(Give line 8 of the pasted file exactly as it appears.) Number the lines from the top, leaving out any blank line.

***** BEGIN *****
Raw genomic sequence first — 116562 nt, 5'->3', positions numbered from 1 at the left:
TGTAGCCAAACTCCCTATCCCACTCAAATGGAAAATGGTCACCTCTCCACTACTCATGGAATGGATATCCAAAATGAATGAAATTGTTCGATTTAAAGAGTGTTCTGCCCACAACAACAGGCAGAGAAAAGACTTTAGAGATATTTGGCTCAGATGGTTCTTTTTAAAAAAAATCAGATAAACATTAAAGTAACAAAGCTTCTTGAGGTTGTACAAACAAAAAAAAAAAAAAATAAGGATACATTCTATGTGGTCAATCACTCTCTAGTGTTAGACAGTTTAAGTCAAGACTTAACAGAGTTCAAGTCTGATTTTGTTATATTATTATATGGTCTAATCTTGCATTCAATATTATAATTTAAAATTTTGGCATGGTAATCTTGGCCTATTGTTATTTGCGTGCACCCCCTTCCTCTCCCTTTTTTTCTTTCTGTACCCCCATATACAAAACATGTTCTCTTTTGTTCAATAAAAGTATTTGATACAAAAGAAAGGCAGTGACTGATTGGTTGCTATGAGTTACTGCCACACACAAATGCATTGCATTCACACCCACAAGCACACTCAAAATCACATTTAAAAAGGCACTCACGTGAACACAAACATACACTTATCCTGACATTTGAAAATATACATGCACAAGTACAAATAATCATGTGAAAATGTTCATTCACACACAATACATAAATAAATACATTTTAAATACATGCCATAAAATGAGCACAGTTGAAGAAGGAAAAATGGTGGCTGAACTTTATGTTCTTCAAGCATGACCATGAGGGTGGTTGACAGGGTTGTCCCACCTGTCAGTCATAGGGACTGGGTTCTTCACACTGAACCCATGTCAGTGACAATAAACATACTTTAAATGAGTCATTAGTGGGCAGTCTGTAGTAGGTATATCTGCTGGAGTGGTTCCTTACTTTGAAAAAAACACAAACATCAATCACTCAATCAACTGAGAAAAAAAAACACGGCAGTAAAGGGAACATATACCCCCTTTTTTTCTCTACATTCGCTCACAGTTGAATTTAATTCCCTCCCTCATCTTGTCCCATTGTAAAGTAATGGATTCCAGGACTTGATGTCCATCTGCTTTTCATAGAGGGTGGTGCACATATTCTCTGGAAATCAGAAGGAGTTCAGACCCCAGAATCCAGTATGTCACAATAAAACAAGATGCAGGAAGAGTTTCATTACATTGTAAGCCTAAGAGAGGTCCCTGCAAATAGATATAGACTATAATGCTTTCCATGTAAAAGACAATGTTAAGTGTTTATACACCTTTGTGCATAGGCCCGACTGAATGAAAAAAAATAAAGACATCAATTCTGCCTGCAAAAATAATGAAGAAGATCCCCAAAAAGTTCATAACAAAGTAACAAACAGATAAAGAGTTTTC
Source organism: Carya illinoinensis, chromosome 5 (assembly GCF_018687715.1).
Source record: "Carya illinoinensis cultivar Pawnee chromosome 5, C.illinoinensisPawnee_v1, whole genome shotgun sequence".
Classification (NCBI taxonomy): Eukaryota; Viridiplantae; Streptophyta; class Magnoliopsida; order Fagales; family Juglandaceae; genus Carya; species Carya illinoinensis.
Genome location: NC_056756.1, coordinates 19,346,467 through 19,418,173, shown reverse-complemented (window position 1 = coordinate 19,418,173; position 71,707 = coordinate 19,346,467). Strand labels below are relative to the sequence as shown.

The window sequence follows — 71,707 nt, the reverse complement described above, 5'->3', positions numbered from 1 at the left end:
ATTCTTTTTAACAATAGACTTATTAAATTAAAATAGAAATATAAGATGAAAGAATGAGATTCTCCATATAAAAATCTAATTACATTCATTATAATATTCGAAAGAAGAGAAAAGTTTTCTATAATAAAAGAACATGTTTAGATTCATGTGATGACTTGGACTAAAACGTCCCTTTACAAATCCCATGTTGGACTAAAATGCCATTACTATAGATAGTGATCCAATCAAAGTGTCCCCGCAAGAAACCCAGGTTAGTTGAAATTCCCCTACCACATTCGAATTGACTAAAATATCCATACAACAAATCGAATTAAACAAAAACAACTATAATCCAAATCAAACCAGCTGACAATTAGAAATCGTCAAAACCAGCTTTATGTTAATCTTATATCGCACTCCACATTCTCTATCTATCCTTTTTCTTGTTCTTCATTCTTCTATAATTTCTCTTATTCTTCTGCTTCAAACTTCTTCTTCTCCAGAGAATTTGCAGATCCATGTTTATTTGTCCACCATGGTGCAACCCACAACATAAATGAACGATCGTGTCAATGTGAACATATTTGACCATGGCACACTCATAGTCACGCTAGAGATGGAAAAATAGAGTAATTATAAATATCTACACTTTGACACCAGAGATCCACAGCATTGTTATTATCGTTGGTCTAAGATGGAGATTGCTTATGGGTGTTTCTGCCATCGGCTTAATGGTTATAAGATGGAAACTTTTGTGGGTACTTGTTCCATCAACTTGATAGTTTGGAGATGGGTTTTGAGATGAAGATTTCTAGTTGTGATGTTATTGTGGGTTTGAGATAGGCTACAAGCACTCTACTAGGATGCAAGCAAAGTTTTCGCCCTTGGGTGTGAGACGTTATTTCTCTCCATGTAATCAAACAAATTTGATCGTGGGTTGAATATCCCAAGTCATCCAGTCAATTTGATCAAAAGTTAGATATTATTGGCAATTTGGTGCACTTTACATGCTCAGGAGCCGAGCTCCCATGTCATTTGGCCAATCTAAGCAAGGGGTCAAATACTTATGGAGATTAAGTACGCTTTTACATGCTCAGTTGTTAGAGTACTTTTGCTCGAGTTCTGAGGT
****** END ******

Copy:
ATTCTTTTTAACAATAGACTTATTAAATTAAAATAGAAATATAAGATGAAAGAATGAGATTCTCCATATAAAAATCTAATTACATTCATTATAATATTCGAAAGAAGAGAAAAGTTTTCTATAATAAAAGAACATGTTTAGATTCATGTGATGACTTGGACTAAAACGTCCCTTTACAAATCCCATGTTGGACTAAAATGCCATTACTATAGATAGTGATCCAATCAAAGTGTCCCCGCAAGAAACCCAGGTTAGTTGAAATTCCCCTACCACATTCGAATTGACTAAAATATCCATACAACAAATCGAATTAAACAAAAACAACTATAATCCAAATCAAACCAGCTGACAATTAGAAATCGTCAAAACCAGCTTTATGTTAATCTTATATCGCACTCCACATTCTCTATCTATCCTTTTTCTTGTTCTTCATTCTTCTATAATTTCTCTTATTCTTCTGCTTCAAACTTCTTCTTCTCCAGAGAATTTGCAGATCCATGTTTATTTGTCCACCATGGTGCAACCCACAACATAAATGAACGATCGTGTCAATGTGAACATATTTGACCATGGCACACTCATAGTCACGCTAGAGATGGAAAAATAGAGTAATTATAAATATCTACACTTTGACACCAGAGATCCACAGCATTGTTATTATCGTTGGTCTAAGATGGAGATTGCTTATGGGTGTTTCTGCCATCGGCTTAATGGTTATAAGATGGAAACTTTTGTGGGTACTTGTTCCATCAACTTGATAGTTTGGAGATGGGTTTTGAGATGAAGATTTCTAGTTGTGATGTTATTGTGGGTTTGAGATAGGCTACAAGCACTCTACTAGGATGCAAGCAAAGTTTTCGCCCTTGGGTGTGAGACGTTATTTCTCTCCATGTAATCAAACAAATTTGATCGTGGGTTGAATATCCCAAGTCATCCAGTCAATTTGATCAAAAGTTAGATATTATTGGCAATTTGGTGCACTTTACATGCTCAGGAGCCGAGCTCCCATGTCATTTGGCCAATCTAAGCAAGGGGTCAAATACTTATGGAGATTAAGTACGCTTTTACATGCTCAGTTGTTAGAGTACTTTTGCTCGAGTTCTGAGGT